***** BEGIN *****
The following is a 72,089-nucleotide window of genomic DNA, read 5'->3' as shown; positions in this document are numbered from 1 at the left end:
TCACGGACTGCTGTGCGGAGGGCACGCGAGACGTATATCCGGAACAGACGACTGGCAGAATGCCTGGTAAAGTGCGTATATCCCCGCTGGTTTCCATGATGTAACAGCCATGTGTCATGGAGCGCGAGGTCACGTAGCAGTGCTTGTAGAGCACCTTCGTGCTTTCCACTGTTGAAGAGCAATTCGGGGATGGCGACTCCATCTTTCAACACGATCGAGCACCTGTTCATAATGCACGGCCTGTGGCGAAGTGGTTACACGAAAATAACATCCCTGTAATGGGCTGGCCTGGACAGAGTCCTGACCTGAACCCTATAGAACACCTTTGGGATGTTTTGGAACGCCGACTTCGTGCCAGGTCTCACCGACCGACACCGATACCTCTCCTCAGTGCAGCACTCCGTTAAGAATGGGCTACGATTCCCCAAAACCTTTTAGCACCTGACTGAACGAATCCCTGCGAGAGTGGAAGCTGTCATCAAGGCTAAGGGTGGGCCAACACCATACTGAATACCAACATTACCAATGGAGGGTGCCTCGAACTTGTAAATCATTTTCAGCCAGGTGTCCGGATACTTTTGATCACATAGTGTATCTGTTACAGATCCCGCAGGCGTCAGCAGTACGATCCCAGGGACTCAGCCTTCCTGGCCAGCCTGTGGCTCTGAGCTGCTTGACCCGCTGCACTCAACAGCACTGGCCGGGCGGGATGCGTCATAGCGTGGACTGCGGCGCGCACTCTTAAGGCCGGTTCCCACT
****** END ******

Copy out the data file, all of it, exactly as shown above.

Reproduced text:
The following is a 72,089-nucleotide window of genomic DNA, read 5'->3' as shown; positions in this document are numbered from 1 at the left end:
TCACGGACTGCTGTGCGGAGGGCACGCGAGACGTATATCCGGAACAGACGACTGGCAGAATGCCTGGTAAAGTGCGTATATCCCCGCTGGTTTCCATGATGTAACAGCCATGTGTCATGGAGCGCGAGGTCACGTAGCAGTGCTTGTAGAGCACCTTCGTGCTTTCCACTGTTGAAGAGCAATTCGGGGATGGCGACTCCATCTTTCAACACGATCGAGCACCTGTTCATAATGCACGGCCTGTGGCGAAGTGGTTACACGAAAATAACATCCCTGTAATGGGCTGGCCTGGACAGAGTCCTGACCTGAACCCTATAGAACACCTTTGGGATGTTTTGGAACGCCGACTTCGTGCCAGGTCTCACCGACCGACACCGATACCTCTCCTCAGTGCAGCACTCCGTTAAGAATGGGCTACGATTCCCCAAAACCTTTTAGCACCTGACTGAACGAATCCCTGCGAGAGTGGAAGCTGTCATCAAGGCTAAGGGTGGGCCAACACCATACTGAATACCAACATTACCAATGGAGGGTGCCTCGAACTTGTAAATCATTTTCAGCCAGGTGTCCGGATACTTTTGATCACATAGTGTATCTGTTACAGATCCCGCAGGCGTCAGCAGTACGATCCCAGGGACTCAGCCTTCCTGGCCAGCCTGTGGCTCTGAGCTGCTTGACCCGCTGCACTCAACAGCACTGGCCGGGCGGGATGCGTCATAGCGTGGACTGCGGCGCGCACTCTTAAGGCCGGTTCCCACT